Amy Julia BeckerI used to get emails from an organization—I think it was called "Save Darfur"—and those emails arrived about once a week. For a time, I read them and did nothing in response to their content. Then I started deleting them without opening them at all. Then I unsubscribed from their email list.

Even with a cause that is closer to my heart—advocacy for individuals with Down syndrome—I tend to delete the "action alerts" that I receive from the National Down Syndrome Society. I have never called or written my congressional representative on behalf of individuals with disabilities, even though I write op-eds and blogposts regularly about the cultural, social, and theological significance of those individuals. I have never marched for a cause or attended a political rally. I tend to vote only in the years of presidential elections.

I share these not-so-flattering details about myself because I just read Mobilizing Hope: Faith-Inspired Activism for a Post-Civil Rights Generation by Adam Taylor. At first I found myself critical of this book, for reasons I'll explain below, but by the time I had finished it, I found myself critical of myself.

I do think Taylor sets out to do too much. Another blogger has described this book as "a primer, a handbook, an inspirational memoir and a framework for putting your faith into action." It is all of these things, and I found myself wanting one or two instead of all four. I would have preferred a memoir with some bullet points for action at the end.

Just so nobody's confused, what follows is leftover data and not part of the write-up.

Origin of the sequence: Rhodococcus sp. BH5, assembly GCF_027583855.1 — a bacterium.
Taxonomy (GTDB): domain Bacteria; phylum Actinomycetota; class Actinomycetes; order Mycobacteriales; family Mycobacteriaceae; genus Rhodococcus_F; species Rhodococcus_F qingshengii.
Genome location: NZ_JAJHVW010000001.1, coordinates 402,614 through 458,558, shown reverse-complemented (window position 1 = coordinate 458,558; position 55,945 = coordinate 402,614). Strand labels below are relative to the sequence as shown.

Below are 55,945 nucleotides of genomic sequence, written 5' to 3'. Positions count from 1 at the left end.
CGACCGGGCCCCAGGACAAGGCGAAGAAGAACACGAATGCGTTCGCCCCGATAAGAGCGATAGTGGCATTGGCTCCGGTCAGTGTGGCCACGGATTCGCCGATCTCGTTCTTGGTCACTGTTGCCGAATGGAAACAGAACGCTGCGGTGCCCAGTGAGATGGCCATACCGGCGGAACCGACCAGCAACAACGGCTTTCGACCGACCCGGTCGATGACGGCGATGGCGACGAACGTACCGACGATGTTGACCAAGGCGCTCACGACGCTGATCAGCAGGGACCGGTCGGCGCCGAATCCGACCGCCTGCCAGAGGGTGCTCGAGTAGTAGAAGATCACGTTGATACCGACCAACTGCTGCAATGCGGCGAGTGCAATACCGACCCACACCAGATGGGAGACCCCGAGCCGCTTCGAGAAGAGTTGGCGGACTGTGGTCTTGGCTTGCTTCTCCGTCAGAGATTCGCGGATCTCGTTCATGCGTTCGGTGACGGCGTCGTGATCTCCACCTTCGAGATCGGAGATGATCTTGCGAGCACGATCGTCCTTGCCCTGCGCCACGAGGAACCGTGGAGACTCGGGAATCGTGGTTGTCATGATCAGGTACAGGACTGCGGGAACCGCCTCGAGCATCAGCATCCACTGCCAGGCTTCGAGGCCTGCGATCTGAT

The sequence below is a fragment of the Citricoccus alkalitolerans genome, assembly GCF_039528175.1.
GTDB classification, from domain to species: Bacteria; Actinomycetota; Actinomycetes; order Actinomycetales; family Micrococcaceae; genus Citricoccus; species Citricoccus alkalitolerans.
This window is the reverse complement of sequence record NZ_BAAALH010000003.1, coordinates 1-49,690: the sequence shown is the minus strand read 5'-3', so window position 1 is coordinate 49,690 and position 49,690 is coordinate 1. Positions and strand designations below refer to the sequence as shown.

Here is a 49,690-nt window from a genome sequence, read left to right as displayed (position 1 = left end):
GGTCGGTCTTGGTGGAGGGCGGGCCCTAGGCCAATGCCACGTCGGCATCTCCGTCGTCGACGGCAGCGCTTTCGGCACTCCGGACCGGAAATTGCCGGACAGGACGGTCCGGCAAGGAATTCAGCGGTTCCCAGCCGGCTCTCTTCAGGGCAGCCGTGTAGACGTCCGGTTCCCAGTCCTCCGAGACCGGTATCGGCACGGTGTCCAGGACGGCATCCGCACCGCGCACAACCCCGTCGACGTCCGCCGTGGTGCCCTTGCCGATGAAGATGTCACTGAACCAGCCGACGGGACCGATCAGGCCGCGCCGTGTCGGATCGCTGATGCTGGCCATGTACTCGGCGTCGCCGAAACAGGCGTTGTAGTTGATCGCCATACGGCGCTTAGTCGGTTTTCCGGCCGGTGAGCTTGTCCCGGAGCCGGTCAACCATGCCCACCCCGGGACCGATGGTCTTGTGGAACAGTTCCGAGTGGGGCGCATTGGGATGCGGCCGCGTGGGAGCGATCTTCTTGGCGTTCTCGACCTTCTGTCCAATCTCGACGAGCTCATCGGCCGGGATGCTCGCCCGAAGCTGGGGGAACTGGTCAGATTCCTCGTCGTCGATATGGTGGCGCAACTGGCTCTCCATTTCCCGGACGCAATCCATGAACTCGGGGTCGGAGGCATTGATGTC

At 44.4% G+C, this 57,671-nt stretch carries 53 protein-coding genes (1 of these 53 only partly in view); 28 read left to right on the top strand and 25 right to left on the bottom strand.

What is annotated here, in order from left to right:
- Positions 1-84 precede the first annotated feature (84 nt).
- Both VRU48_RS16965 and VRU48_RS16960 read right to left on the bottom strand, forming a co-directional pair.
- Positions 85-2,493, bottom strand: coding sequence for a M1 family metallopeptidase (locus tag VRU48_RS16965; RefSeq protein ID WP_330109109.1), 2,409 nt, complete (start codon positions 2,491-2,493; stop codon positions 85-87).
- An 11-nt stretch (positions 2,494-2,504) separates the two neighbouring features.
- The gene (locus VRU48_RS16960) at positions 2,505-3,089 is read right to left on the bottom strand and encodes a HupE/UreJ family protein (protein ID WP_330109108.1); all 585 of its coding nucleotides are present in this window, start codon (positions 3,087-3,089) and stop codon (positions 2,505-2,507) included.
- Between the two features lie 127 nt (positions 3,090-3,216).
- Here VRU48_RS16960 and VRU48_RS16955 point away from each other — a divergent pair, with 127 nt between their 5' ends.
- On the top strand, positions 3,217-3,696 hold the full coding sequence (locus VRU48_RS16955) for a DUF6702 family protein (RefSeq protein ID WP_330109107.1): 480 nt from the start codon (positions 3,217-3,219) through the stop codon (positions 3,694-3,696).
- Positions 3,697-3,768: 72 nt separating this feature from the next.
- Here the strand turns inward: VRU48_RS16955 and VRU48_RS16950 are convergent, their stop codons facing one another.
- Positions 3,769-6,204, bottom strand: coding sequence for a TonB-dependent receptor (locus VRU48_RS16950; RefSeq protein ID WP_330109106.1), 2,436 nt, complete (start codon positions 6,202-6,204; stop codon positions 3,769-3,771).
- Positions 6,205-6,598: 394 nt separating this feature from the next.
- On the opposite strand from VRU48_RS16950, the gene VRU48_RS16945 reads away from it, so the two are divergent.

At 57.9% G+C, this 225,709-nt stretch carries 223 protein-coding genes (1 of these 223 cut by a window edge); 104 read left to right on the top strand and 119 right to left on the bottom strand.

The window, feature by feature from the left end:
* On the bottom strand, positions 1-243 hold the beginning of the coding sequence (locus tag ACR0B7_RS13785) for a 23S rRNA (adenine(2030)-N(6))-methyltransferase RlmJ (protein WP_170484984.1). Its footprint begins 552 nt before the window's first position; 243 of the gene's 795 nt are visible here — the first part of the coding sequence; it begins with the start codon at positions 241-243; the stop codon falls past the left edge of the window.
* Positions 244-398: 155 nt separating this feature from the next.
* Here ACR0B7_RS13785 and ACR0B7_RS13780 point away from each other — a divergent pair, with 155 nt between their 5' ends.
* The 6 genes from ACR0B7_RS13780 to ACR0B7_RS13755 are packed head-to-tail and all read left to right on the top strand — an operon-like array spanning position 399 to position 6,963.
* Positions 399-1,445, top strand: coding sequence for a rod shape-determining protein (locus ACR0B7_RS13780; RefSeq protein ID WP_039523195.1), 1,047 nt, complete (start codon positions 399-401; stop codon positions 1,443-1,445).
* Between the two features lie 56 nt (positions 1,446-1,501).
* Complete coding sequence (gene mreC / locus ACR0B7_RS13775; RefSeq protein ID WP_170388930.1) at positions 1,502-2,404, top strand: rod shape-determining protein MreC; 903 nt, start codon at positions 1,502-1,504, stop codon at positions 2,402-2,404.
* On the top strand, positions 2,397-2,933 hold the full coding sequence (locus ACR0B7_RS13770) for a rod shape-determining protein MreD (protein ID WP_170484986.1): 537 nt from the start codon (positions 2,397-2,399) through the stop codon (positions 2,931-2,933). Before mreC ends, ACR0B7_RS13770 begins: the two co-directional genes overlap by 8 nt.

With that said, Taylor's personal story—his upbringing in a bi-racial home, his involvement as a political activist from college to the current day, from the United States to South Africa, from churches to campuses to the White House—provides a rich tapestry of experiences that inform his analysis of social justice issues. He offers a deep theological perspective on social justice in the context of personal faith in Jesus, and he issues a bold challenge to all believers to get involved in political advocacy on behalf of those Jesus calls, "the least of these."

Although I can critique the structure of this book, the real reason I didn't "love" it is because it made me feel uncomfortable. I have become quite self-satisfied in my role as an advocate for "the least of these" who writes about disabilities. But Taylor urges people like me to recognize not only our potential to make an individual contribution to a cause but, moreover, our ability to engage in a community committed to social change.

And so, I recommend this book to anyone who is not involved in political activity on behalf of others. And I warn you that it may very well make you squirm.

I'm not planning to sign up for the Save Darfur emails again. But I do have two goals for myself in response to Mobilizing Hope. The first is a very simple intention to participate in the local democratic process by casting my vote every November. (Of course, that simple act implies that I will also take the time to become informed about the candidates and their positions before I step into the voting booth.) The second is a plan to respond with action to the advocacy efforts I am aware of on behalf of individuals with disabilities. These are small steps, and yet they are steps away from individualism and cynicism and toward a greater engagement in civic life. And, I hope, they are steps toward greater participation in the kingdom of God.

Visit the Patheos Book Club for more resources on Adam Taylor's book Mobilizing Hope.